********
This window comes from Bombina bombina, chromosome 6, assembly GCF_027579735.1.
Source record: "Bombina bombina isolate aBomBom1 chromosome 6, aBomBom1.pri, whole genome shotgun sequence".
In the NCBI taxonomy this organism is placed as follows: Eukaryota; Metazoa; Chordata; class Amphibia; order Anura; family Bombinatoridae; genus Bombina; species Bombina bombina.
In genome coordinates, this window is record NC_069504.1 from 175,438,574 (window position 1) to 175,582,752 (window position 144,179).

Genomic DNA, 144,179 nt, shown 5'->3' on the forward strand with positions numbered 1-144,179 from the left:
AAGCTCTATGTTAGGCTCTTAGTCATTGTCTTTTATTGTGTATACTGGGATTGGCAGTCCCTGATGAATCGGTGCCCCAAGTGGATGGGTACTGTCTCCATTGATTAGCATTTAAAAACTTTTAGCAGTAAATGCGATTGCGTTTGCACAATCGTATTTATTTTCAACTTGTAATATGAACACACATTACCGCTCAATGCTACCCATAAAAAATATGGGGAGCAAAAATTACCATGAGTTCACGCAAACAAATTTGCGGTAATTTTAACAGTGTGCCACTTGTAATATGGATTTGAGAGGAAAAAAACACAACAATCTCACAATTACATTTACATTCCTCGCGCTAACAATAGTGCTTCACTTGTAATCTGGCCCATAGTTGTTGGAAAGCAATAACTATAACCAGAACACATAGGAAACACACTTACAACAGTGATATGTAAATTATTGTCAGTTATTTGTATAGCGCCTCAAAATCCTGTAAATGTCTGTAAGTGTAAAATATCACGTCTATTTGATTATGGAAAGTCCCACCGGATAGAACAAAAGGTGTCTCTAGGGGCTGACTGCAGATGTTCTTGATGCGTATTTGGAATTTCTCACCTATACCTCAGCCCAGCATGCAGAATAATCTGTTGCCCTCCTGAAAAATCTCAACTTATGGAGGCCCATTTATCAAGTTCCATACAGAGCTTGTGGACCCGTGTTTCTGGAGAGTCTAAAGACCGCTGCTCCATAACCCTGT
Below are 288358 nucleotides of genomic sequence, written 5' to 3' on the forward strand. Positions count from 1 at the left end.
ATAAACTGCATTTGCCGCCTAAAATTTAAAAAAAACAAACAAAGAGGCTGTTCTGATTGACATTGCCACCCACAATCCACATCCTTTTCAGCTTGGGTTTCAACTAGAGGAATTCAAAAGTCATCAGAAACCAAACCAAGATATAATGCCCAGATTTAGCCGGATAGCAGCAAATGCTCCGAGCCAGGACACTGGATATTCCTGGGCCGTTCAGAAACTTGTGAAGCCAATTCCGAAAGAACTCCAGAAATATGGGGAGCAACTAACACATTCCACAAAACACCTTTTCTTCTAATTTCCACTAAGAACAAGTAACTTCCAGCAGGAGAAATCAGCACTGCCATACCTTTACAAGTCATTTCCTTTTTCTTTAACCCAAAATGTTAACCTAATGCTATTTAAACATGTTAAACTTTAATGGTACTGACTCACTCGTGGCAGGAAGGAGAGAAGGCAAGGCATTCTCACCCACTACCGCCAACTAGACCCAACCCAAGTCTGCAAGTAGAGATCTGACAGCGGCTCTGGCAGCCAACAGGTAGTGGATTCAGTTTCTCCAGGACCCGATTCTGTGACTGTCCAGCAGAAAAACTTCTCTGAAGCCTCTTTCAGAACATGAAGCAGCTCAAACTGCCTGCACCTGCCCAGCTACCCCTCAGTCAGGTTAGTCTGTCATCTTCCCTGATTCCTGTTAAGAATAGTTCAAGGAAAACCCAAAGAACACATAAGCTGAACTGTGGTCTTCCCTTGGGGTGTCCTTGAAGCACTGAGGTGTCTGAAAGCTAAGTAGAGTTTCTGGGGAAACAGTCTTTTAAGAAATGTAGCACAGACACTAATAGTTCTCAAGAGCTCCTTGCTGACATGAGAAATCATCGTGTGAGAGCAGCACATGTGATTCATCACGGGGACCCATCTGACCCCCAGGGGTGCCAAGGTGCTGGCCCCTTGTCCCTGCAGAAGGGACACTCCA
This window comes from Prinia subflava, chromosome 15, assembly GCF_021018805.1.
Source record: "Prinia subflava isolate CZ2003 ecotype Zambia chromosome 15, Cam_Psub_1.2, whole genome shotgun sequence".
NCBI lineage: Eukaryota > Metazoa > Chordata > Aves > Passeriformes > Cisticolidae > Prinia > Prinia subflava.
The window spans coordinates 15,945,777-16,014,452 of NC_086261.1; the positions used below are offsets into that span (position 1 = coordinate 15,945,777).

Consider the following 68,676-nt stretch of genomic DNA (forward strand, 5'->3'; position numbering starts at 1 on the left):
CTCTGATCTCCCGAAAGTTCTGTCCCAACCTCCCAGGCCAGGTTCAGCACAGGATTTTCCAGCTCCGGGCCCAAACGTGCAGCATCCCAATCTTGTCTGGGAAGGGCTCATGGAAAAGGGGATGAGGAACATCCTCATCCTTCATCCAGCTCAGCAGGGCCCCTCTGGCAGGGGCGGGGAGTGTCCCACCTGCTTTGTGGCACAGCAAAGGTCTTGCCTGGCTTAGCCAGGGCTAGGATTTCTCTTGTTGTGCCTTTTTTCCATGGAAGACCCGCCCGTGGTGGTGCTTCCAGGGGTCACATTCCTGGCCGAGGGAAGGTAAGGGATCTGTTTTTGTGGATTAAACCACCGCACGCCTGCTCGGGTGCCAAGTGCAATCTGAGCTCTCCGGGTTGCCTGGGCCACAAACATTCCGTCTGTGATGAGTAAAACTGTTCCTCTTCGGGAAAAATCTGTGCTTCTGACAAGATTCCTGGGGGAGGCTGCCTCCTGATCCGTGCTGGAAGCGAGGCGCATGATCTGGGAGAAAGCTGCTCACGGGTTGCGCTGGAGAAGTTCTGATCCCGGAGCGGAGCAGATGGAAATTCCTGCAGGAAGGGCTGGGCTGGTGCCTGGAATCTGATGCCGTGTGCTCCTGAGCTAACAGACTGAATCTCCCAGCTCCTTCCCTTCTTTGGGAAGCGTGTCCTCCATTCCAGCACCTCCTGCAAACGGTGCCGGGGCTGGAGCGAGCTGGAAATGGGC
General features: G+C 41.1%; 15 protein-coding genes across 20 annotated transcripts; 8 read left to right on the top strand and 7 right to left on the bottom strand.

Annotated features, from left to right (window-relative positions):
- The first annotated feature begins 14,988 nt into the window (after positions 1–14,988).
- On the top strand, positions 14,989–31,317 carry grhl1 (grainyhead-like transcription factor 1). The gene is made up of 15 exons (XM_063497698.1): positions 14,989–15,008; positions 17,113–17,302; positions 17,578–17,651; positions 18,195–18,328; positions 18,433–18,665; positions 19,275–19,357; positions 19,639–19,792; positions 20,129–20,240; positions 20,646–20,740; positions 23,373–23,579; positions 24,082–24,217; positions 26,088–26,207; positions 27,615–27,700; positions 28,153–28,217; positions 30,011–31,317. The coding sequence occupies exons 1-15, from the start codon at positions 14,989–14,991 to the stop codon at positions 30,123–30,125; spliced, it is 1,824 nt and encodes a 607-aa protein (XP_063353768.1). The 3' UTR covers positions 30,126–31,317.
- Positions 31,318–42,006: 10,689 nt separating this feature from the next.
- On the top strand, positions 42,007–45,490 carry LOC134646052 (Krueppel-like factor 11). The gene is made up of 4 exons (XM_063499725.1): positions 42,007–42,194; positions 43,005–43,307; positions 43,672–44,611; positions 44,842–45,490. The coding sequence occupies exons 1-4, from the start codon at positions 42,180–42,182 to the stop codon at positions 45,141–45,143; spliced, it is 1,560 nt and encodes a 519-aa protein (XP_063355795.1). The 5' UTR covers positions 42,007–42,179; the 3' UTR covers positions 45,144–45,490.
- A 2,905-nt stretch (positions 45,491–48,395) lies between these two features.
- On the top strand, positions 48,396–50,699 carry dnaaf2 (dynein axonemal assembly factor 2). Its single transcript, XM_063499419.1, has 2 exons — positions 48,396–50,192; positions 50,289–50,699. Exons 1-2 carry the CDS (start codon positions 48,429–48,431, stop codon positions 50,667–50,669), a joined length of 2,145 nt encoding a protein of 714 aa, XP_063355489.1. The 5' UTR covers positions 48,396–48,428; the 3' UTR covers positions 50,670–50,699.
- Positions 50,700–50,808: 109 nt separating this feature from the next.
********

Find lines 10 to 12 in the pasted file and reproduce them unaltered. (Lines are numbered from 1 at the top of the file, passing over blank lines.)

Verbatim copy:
Source record: "Prinia subflava isolate CZ2003 ecotype Zambia chromosome 15, Cam_Psub_1.2, whole genome shotgun sequence".
NCBI lineage: Eukaryota > Metazoa > Chordata > Aves > Passeriformes > Cisticolidae > Prinia > Prinia subflava.
The window spans coordinates 15,945,777-16,014,452 of NC_086261.1; the positions used below are offsets into that span (position 1 = coordinate 15,945,777).